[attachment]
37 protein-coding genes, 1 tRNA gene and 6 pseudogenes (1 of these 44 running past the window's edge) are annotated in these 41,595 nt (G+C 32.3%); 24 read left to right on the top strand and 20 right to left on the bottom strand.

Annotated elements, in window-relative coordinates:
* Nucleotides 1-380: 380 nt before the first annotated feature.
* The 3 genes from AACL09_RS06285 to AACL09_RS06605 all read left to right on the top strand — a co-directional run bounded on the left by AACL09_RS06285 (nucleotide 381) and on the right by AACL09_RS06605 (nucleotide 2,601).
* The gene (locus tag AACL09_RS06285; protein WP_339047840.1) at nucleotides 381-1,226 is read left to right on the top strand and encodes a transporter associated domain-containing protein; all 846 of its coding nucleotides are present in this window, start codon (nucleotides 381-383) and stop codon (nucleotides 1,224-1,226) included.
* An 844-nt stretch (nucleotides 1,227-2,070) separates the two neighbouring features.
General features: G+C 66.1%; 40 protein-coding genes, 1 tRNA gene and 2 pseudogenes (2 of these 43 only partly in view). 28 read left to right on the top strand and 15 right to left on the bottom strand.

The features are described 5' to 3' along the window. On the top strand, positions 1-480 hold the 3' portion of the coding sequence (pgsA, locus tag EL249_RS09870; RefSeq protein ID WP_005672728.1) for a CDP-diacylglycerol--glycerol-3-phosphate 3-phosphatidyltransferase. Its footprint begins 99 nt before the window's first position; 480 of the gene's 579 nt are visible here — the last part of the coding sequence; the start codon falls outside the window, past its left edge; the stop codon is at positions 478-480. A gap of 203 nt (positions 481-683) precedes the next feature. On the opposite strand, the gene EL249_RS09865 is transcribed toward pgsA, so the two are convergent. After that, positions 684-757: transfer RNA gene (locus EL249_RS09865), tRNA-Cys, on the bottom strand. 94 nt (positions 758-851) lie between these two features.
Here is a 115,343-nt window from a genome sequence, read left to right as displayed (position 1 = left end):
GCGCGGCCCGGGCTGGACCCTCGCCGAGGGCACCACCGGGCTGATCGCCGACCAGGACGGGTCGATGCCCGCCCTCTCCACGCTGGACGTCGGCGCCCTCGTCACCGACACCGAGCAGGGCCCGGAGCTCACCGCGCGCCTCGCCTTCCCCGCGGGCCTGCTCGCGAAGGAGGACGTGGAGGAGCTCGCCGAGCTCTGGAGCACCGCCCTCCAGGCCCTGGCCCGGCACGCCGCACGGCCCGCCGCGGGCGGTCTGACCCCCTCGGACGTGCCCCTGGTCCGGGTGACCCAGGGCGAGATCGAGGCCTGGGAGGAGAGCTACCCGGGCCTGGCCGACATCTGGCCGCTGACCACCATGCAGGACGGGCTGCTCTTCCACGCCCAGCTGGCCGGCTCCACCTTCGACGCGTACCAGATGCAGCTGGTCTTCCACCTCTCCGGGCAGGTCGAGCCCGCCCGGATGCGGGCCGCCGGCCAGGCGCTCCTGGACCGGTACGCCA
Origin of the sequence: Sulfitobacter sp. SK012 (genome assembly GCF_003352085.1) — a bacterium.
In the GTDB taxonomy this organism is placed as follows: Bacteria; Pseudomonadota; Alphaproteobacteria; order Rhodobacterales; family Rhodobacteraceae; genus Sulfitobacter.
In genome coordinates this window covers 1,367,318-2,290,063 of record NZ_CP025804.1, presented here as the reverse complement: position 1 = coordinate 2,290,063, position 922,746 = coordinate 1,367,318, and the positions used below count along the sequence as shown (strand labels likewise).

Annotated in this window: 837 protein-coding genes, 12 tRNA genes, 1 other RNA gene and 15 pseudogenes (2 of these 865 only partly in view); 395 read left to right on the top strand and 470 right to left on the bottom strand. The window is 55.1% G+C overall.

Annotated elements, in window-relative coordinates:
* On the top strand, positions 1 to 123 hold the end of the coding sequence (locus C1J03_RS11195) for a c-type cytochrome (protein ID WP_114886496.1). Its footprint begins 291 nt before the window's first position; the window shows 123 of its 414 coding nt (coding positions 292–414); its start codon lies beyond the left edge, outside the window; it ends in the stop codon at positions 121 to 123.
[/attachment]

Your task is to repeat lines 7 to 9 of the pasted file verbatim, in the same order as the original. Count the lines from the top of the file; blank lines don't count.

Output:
General features: G+C 66.1%; 40 protein-coding genes, 1 tRNA gene and 2 pseudogenes (2 of these 43 only partly in view). 28 read left to right on the top strand and 15 right to left on the bottom strand.

The features are described 5' to 3' along the window. On the top strand, positions 1-480 hold the 3' portion of the coding sequence (pgsA, locus tag EL249_RS09870; RefSeq protein ID WP_005672728.1) for a CDP-diacylglycerol--glycerol-3-phosphate 3-phosphatidyltransferase. Its footprint begins 99 nt before the window's first position; 480 of the gene's 579 nt are visible here — the last part of the coding sequence; the start codon falls outside the window, past its left edge; the stop codon is at positions 478-480. A gap of 203 nt (positions 481-683) precedes the next feature. On the opposite strand, the gene EL249_RS09865 is transcribed toward pgsA, so the two are convergent. After that, positions 684-757: transfer RNA gene (locus EL249_RS09865), tRNA-Cys, on the bottom strand. 94 nt (positions 758-851) lie between these two features.
Here is a 115,343-nt window from a genome sequence, read left to right as displayed (position 1 = left end):